Is he Danny Parker (Val Kilmer) or Tom Van Allen (Val Kilmer)? Not even he is very sure, though he prefers Tom to Danny as he reflects on the events that have brought him to be sitting on the floor of his burning apartment, money strewn across the floor, playing the trumpet. He tries to piece together the jigsaw of his life and starts with the use of meth, in which he is very well versed as he relates the tale of how it was manufactured in Japan initially to help with the soldiers and pilots, then after the war made its way across the Pacific to become a pick me up to housewives, then it became more widely used with President Kennedy among those feeling its benefits, before it was eventually made illegal and the province of biker dealers, which brings it to the status of today…
Which is all very well, but you may be asking what this has to do with the plot, and the answer to that was it was a scene setter, an establishing of tone for what may well have been a neo-noir as seen since the nineteen-eighties, but by this point the genre was curdling into various weirdness. Indeed, for the first half hour The Salton Sea came across as one of those dark dramas with comedy inflections that were ushered in by Trainspotting, especially with its emphasis on the drug abuse aspect and an episodic structure flitting between offbeat sequences in almost stylised manner. This was based on a script by Tony Gayton he had penned as a writing exercise to see what he could do, and not intended to be made into an actual movie.
That accounts for its shapeless form, certainly, and also the way it took chances that a more mainstream effort would not – its parent studio Warners were reportedly very unhappy with how it turned out. But it also accounted for its lack of success in pulling all its elements together into a satisfying whole, as there were individual scenes that impressed, but you couldn’t in all honesty decide whether it was really succeeding in its goal (or goals) or if it was simply a mess which occasionally caught the imagination. Its most famous, or celebrated at least, part was a throwaway scene designed to show off one of the villains’ propensity for drug-addled madness, and for that reason it has stayed with more viewers than you might expect.
For a relatively obscure movie that featured recognisable faces, that was, though one of those faces was distorted in a fashion that spoke to the idiosyncrasy of star Vincent D'Onofrio and his love of the grotesque in his interpretations (not always, but enough times as to be noticeable). Here he played a character nicknamed Pooh-Bear for reasons given but not exactly clearing very much up, a meth dealer who has sampled so much of his own product that he has lapsed into insanity, so he doesn’t have a nose anymore thanks to overdoing it (he sports a plastic prosthetic that thanks to the wonder of special effects he doesn’t always wear), and he likes to eat brains in his scrambled eggs, but more importantly than that for the audience’s memory banks he also restages the assassination of the aforementioned JFK with pigeons.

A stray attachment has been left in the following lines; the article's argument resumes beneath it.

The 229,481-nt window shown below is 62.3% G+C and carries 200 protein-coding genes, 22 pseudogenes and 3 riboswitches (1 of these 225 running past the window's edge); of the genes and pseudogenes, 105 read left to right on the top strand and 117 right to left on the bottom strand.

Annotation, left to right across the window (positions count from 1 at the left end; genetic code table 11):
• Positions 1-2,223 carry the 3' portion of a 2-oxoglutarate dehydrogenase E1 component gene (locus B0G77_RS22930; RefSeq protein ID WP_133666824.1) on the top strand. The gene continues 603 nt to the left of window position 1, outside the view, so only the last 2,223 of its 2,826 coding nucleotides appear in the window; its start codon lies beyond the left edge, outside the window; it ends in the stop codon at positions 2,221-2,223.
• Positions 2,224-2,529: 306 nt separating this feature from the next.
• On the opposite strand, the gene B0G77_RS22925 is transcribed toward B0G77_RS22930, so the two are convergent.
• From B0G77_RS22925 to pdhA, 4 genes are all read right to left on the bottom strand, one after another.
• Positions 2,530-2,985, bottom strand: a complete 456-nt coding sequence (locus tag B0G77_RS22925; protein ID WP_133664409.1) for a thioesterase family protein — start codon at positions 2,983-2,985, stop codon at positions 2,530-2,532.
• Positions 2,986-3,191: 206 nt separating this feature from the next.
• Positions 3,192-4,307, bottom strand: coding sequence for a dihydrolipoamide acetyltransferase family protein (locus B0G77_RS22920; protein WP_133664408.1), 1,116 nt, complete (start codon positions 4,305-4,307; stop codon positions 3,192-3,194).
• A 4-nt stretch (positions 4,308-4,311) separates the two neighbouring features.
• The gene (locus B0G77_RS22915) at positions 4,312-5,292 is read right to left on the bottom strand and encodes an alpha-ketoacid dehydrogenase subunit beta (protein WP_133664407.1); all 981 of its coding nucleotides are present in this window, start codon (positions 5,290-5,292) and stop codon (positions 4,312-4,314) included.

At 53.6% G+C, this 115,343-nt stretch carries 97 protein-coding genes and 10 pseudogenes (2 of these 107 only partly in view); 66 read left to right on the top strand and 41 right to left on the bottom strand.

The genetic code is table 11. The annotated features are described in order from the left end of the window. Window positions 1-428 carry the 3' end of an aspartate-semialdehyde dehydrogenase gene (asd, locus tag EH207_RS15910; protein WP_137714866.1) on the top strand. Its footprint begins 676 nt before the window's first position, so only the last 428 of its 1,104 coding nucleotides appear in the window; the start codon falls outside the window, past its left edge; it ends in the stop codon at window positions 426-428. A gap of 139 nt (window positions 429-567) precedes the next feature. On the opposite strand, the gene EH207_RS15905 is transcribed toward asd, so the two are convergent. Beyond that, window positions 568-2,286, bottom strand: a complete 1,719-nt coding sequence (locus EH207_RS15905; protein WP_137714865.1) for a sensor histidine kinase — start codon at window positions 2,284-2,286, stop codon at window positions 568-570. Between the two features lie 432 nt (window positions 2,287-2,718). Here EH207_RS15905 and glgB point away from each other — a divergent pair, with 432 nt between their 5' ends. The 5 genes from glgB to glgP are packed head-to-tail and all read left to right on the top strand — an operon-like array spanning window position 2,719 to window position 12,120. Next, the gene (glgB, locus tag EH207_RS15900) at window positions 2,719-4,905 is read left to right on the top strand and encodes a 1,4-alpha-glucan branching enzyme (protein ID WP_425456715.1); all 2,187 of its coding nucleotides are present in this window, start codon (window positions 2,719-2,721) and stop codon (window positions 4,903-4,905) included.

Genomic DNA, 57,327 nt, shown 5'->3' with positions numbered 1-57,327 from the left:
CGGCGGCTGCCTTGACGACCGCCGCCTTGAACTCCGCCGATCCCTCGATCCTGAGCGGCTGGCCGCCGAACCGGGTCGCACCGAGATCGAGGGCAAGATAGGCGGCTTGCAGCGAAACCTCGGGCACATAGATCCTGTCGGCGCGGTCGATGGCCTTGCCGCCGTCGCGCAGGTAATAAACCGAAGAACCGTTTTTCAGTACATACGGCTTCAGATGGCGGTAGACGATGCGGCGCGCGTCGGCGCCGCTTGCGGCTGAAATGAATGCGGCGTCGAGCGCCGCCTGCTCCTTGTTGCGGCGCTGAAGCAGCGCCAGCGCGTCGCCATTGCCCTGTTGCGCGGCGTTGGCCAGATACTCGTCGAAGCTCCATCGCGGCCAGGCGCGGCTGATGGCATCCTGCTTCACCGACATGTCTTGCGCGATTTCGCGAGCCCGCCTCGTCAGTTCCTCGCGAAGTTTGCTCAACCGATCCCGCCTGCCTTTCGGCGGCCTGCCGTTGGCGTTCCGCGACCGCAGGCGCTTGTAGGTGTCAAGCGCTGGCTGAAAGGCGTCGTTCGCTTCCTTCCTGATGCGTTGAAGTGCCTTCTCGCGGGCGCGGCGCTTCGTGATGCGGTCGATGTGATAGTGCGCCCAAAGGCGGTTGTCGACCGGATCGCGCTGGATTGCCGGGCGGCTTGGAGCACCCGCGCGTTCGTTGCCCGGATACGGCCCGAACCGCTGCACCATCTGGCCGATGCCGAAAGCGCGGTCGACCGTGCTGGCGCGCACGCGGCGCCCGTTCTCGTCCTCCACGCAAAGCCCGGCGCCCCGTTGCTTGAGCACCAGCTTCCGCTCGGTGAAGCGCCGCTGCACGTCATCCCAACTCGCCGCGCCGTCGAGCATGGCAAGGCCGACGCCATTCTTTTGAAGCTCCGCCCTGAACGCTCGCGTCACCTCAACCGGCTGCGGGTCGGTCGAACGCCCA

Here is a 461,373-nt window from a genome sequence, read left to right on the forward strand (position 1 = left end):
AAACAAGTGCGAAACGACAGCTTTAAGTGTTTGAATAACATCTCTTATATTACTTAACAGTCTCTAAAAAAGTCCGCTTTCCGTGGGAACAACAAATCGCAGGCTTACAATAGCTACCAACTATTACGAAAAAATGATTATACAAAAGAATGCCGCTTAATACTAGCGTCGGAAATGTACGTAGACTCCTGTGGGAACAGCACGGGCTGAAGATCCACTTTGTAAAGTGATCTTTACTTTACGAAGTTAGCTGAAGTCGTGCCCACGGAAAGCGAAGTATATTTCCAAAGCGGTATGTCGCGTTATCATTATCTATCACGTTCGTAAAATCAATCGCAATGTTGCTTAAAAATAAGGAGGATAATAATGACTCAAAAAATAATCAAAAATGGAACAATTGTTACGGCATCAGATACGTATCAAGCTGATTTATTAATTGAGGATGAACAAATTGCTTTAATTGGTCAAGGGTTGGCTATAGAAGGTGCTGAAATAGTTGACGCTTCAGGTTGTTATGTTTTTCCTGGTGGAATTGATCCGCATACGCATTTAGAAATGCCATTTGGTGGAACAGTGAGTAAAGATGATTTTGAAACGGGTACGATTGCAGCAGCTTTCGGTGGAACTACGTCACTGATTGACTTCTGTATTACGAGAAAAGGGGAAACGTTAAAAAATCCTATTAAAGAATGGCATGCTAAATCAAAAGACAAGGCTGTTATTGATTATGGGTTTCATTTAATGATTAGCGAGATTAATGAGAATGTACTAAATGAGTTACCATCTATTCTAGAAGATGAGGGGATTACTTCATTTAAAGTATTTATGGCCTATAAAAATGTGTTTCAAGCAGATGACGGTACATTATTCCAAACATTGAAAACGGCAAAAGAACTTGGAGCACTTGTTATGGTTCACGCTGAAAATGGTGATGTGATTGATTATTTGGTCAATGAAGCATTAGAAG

The Jackie Kennedy pigeon has a pink pillbox hat and everything. Away from that you had a rather mopey, out of it Kilmer mourning his character’s dead wife (Chandra West, seen in flashbacks at the idyllic waters of the title) and getting involved with criminals when he’s actually a “rat”, informing on them for the cops; combine that with the weirdness embraced by the script and you had something oddly reminiscent of Philip K. Dick’s novel A Scanner Darkly, only without the science fiction. Peter Sarsgaard put in a needy performance as one of the addicts who may be Tom’s saviour, Deborah Kara Unger was the lady across the hall standing in as the movie’s broken down femme fatale, and various character actors peppered the rest of the cast in slightly underwhelming readings of the sort of lowlifes our self-pitying hero mixes with, but it never particularly cohered – or congealed – into a convincing entity, more appearing like a collection of show-off bits designed to illustrate what everyone was capable of, a show reel rather than a proper film. Music by Thomas Newman.